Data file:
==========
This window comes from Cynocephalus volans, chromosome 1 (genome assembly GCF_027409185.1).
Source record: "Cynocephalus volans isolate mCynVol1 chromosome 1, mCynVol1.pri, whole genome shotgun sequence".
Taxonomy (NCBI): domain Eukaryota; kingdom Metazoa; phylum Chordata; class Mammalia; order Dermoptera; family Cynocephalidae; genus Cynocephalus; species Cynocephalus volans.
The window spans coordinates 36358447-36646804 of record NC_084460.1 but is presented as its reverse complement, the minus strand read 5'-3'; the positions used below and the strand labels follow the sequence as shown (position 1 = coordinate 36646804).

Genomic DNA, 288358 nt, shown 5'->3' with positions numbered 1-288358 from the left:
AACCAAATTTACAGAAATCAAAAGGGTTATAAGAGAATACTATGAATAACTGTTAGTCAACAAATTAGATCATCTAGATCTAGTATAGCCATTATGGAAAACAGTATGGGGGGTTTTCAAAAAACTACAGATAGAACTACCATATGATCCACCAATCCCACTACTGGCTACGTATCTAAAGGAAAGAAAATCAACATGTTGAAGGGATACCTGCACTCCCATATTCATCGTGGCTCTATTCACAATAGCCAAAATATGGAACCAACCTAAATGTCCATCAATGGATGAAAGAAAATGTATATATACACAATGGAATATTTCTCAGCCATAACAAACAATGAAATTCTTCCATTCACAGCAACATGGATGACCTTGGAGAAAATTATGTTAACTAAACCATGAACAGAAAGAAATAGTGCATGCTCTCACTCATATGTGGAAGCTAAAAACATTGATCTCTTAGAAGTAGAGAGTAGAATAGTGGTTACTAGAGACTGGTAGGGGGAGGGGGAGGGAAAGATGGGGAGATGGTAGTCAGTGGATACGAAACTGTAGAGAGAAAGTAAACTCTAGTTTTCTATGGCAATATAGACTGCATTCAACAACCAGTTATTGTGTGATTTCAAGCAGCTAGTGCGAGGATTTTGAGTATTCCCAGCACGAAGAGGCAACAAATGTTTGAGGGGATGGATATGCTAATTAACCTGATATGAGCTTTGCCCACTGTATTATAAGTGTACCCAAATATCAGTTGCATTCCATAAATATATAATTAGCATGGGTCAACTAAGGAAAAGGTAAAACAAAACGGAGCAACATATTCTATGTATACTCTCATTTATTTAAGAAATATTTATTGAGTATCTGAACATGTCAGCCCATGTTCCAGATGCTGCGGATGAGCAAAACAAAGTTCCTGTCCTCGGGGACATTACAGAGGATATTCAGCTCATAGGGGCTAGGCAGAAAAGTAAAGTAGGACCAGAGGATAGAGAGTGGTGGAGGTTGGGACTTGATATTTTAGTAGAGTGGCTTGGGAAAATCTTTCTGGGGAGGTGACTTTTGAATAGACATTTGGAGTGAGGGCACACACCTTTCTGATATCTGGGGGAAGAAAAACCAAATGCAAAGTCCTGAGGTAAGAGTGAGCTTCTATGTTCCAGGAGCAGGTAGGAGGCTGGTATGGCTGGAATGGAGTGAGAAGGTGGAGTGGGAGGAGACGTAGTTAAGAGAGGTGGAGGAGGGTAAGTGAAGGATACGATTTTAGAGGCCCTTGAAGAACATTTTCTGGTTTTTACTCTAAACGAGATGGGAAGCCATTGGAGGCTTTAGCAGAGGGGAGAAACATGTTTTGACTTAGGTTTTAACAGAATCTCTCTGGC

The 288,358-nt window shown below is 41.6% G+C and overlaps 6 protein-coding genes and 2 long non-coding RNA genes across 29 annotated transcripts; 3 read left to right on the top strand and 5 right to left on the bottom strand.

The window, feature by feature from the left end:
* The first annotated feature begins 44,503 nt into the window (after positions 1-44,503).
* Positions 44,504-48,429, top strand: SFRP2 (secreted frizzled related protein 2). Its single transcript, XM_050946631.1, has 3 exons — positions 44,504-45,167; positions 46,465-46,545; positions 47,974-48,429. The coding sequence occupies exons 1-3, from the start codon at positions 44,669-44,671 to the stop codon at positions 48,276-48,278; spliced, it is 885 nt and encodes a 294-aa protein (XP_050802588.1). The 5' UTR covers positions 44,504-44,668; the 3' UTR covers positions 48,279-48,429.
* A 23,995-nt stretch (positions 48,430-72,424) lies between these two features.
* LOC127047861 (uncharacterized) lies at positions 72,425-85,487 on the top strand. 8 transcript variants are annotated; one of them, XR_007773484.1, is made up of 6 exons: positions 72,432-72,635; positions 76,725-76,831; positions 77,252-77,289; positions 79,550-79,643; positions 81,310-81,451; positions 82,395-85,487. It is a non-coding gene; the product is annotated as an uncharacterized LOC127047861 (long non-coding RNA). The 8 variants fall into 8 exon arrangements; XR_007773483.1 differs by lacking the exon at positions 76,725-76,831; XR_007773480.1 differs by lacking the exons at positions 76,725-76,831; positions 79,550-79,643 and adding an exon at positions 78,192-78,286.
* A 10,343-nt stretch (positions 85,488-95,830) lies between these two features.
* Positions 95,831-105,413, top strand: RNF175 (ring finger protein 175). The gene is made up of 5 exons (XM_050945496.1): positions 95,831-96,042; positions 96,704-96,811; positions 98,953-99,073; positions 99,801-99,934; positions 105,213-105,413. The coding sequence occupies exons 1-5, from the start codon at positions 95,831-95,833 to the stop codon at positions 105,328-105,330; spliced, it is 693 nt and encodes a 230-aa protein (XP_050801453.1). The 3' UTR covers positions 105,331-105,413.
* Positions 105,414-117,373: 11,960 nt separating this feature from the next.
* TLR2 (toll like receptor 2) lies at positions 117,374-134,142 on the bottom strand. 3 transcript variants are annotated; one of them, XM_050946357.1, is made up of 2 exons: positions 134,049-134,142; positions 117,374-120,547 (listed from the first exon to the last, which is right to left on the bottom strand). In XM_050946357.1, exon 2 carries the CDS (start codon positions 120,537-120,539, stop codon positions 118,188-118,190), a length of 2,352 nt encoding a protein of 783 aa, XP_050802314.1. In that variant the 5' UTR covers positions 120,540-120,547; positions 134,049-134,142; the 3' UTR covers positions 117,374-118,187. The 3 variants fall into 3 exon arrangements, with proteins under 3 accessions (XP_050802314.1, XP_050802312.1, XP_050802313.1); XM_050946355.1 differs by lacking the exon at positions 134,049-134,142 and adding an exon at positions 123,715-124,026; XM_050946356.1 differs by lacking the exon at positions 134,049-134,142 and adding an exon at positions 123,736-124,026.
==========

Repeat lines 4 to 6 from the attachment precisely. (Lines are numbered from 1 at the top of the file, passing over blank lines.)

The window spans coordinates 36358447-36646804 of record NC_084460.1 but is presented as its reverse complement, the minus strand read 5'-3'; the positions used below and the strand labels follow the sequence as shown (position 1 = coordinate 36646804).

Genomic DNA, 288358 nt, shown 5'->3' with positions numbered 1-288358 from the left:
AACCAAATTTACAGAAATCAAAAGGGTTATAAGAGAATACTATGAATAACTGTTAGTCAACAAATTAGATCATCTAGATCTAGTATAGCCATTATGGAAAACAGTATGGGGGGTTTTCAAAAAACTACAGATAGAACTACCATATGATCCACCAATCCCACTACTGGCTACGTATCTAAAGGAAAGAAAATCAACATGTTGAAGGGATACCTGCACTCCCATATTCATCGTGGCTCTATTCACAATAGCCAAAATATGGAACCAACCTAAATGTCCATCAATGGATGAAAGAAAATGTATATATACACAATGGAATATTTCTCAGCCATAACAAACAATGAAATTCTTCCATTCACAGCAACATGGATGACCTTGGAGAAAATTATGTTAACTAAACCATGAACAGAAAGAAATAGTGCATGCTCTCACTCATATGTGGAAGCTAAAAACATTGATCTCTTAGAAGTAGAGAGTAGAATAGTGGTTACTAGAGACTGGTAGGGGGAGGGGGAGGGAAAGATGGGGAGATGGTAGTCAGTGGATACGAAACTGTAGAGAGAAAGTAAACTCTAGTTTTCTATGGCAATATAGACTGCATTCAACAACCAGTTATTGTGTGATTTCAAGCAGCTAGTGCGAGGATTTTGAGTATTCCCAGCACGAAGAGGCAACAAATGTTTGAGGGGATGGATATGCTAATTAACCTGATATGAGCTTTGCCCACTGTATTATAAGTGTACCCAAATATCAGTTGCATTCCATAAATATATAATTAGCATGGGTCAACTAAGGAAAAGGTAAAACAAAACGGAGCAACATATTCTATGTATACTCTCATTTATTTAAGAAATATTTATTGAGTATCTGAACATGTCAGCCCATGTTCCAGATGCTGCGGATGAGCAAAACAAAGTTCCTGTCCTCGGGGACATTACAGAGGATATTCAGCTCATAGGGGCTAGGCAGAAAAGTAAAGTAGGACCAGAGGATAGAGAGTGGTGGAGGTTGGGACTTGATATTTTAGTAGAGTGGCTTGGGAAAATCTTTCTGGGGAGGTGACTTTTGAATAGACATTTGGAGTGAGGGCACACACCTTTCTGATATCTGGGGGAAGAAAAACCAAATGCAAAGTCCTGAGGTAAGAGTGAGCTTCTATGTTCCAGGAGCAGGTAGGAGGCTGGTATGGCTGGAATGGAGTGAGAAGGTGGAGTGGGAGGAGACGTAGTTAAGAGAGGTGGAGGAGGGTAAGTGAAGGATACGATTTTAGAGGCCCTTGAAGAACATTTTCTGGTTTTTACTCTAAACGAGATGGGAAGCCATTGGAGGCTTTAGCAGAGGGGAGAAACATGTTTTGACTTAGGTTTTAACAGAATCTCTCTGGC